I have always had a deep fascination for vegetables growing in the home garden. My parents were impoverished immigrants to this wonderful country of ours. My earliest memories of my parents, my mother in particular, were seeing them working in the large vegetable garden they tended to put food on the table. My parents were very poor as immigrants, having left post war Europe to find a better way of life where political persecution would no longer interfere in their unlucky lives. My father, in a temporary period of unemployment heard about the dole being available so he went into Geelong to inquire. The dole person at the time signed up my father and corruptly kept the dole payments himself, leaving our family to make do without. My father’s English skills were very limited at the time which is why the corrupt official got away with this embezzlement.
My parents were used to hard living from back home so whilst mum would tend the vegetable garden and preserve those magnificent cling stone peaches from the old peach tree on the back of the copious garden and mix up batches of apricot jam and make vegetable based preserves, my father would cycle up to 10 kilometers away and go fishing, arriving home late in the afternoon with the catch that would feed our family for the next few days. Dad also went hunting. Mum took the bus into Geelong before I was born and purchased a nice big shot gun, bringing it home resting across my older brother’s pram. Distant days. We grew up with the taste of wild animals such as rabbits, ducks and the odd boar and wild mushrooms. My brother and I remember the taste of wild meat to this day. Nothing since has compared to that wild flavour that was so very well matched by my mother’s culinary skills honed by a long ancestral line of superb cooks and a stint by my parents in running a trattoria in post war Trieste in the far north of Italy.
I can still see in my mind’s eye, my mother bent double over the vegetable patch in the Geelong housing commission house we lived in. 32 Camellia Crescent, Norlane, to be exact. A plain little dog box of a house with an open fireplace and a big back garden. My mother tended the vegetable garden and strawberry patch whilst our father worked far away from home after snagging a job, helping to construct the wheat silos in Hopetoun and Jeparit in the isolated and dry western district wheat belt in Victoria. After that, my father worked down at Portland, helping to construct the docks. My father learned English through reading a newspaper and was also assisted to some degree by other immigrant workers on these rough working sites. Dad ended up with a little bit of a Dutch accent due to receiving English instruction from Dutch workers on these sites.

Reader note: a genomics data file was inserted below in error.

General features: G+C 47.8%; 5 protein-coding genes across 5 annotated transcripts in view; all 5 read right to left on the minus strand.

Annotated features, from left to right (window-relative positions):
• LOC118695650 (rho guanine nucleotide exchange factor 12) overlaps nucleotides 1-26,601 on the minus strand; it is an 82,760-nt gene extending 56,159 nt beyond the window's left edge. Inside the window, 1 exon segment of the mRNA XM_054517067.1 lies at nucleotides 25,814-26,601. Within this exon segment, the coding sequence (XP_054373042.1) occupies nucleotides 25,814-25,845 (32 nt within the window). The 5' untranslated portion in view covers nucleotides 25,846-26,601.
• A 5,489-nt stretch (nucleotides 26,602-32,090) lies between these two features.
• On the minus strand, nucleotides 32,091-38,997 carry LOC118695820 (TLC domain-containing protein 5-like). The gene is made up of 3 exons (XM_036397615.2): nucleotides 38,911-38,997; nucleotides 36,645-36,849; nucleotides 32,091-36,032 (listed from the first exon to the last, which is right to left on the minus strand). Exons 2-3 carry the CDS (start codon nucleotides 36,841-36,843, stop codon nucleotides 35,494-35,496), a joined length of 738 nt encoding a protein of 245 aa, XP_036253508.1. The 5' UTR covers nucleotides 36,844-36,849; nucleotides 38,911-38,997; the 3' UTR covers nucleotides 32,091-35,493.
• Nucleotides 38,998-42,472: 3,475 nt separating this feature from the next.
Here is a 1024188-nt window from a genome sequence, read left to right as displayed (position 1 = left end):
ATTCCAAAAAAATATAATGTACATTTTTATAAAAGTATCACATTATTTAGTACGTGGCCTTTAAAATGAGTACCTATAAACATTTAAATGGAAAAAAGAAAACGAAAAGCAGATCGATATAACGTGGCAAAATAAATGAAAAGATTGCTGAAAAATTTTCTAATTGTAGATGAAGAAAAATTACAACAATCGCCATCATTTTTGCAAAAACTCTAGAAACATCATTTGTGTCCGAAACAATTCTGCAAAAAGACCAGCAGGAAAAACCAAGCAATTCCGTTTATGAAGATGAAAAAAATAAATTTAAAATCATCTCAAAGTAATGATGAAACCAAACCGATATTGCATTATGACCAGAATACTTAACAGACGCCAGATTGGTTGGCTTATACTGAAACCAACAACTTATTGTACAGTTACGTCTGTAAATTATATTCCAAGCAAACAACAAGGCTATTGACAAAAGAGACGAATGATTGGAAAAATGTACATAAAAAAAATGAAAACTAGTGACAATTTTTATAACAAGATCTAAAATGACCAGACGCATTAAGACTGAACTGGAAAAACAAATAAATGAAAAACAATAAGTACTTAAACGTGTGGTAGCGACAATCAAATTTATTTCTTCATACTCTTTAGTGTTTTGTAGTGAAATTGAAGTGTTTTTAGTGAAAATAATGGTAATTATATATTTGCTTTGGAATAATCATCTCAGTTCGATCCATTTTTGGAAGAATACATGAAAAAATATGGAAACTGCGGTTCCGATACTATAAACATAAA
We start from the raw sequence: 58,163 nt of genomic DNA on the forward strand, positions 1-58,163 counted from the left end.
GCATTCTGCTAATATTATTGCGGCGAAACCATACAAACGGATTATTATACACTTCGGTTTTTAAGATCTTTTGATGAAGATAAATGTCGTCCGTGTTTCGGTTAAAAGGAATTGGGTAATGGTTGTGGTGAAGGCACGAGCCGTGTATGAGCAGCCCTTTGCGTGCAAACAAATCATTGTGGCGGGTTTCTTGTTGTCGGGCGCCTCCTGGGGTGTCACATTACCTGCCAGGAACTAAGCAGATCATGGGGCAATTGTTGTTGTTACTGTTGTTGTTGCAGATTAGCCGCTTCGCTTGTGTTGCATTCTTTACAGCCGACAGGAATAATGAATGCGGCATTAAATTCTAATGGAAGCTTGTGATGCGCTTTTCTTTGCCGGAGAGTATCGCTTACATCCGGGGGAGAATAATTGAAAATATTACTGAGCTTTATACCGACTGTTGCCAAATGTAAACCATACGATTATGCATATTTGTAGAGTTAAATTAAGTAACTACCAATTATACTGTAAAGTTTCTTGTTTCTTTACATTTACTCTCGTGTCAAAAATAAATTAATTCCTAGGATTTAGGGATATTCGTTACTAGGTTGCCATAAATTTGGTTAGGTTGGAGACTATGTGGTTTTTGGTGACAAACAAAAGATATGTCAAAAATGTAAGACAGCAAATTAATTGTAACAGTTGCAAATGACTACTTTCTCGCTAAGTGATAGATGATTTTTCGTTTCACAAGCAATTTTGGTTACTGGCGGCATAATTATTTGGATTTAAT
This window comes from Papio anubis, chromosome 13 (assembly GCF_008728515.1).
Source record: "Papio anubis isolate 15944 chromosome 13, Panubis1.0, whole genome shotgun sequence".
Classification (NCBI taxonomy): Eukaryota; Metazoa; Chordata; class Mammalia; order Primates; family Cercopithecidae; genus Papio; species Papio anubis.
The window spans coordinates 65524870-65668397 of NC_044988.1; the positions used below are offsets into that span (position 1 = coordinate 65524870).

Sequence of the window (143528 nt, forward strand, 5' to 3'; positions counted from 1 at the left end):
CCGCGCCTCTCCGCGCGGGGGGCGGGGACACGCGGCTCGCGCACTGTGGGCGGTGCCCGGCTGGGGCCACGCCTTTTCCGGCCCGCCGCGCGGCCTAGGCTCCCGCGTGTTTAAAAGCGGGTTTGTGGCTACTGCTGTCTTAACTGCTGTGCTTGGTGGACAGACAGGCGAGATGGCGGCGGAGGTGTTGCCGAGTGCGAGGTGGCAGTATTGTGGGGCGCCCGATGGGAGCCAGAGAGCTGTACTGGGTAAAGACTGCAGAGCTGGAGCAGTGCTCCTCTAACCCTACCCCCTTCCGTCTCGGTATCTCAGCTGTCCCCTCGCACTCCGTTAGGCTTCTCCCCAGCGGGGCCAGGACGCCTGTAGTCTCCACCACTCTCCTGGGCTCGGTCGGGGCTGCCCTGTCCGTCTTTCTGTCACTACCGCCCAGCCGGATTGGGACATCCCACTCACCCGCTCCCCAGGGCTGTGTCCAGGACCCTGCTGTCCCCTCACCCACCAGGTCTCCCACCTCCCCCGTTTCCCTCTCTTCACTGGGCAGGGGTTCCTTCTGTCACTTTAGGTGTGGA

I have had a life long fascination with cabbages with their glorious artistic wrinkles and folds of simplicity and under rated deliciousness. These are one of my earliest vegetable garden memories, alongside mum tending them. These glorious wrinkles and natural patterns are mostly found on the stunningly superb large King Savoy cabbage.
I planted a punnet of these lovely and under rated vegetables this past late autumn. These vegetables grow very well in our cold winters here in Gippsland. The savage nightly frosts we have endured this winter’s past actually improved the flavour of these artistic beauties.
I remember mum making a dish harking from her Slovenian family. Mum made something quite similar to the Croatian Sarma. Stuffed cabbage rolls in the commonly pedestrian vernacular belies their flavour.
I had some leftover seasoned pork filling from a recent bout of sausage making at my brother’s house. I used this as the basis of the filling, alongside some sauteed home made pancetta my brother makes, onions, more garlic and some rice. The rice was cooked until it was nice and lightly toasted, much like one would prepare for a risotto. I cooked the rice until it was nearly done. This mixture was blended into the left over pork sausage mince.
I steamed off the cabbage leaves and then cut away the hard core of each leaf.
Each cabbage leaf is stuffed with some filling. If the cabbage leaf is too thin after steaming and coring, I added a second outer leaf. Neat little packages of flavour on the way.
I packed each parcel into a greased oven tray and covered it all with passata and half a glass of water. The tray was covered and cooked for approximately 1.5 hours to allow the rice to finish cooking.
A very simple dish but one which is replete with childhood memories surrounding the life of my parents and making do with what they had and not complaining. My parents come from a place and time where people had backbone and made do with the hardness that life threw their way.
Cooking is more than providing sustenance. Cooking for me is a continuum of my ancestral heritage and each ancestral dish I prepare is akin to looking at a family photograph.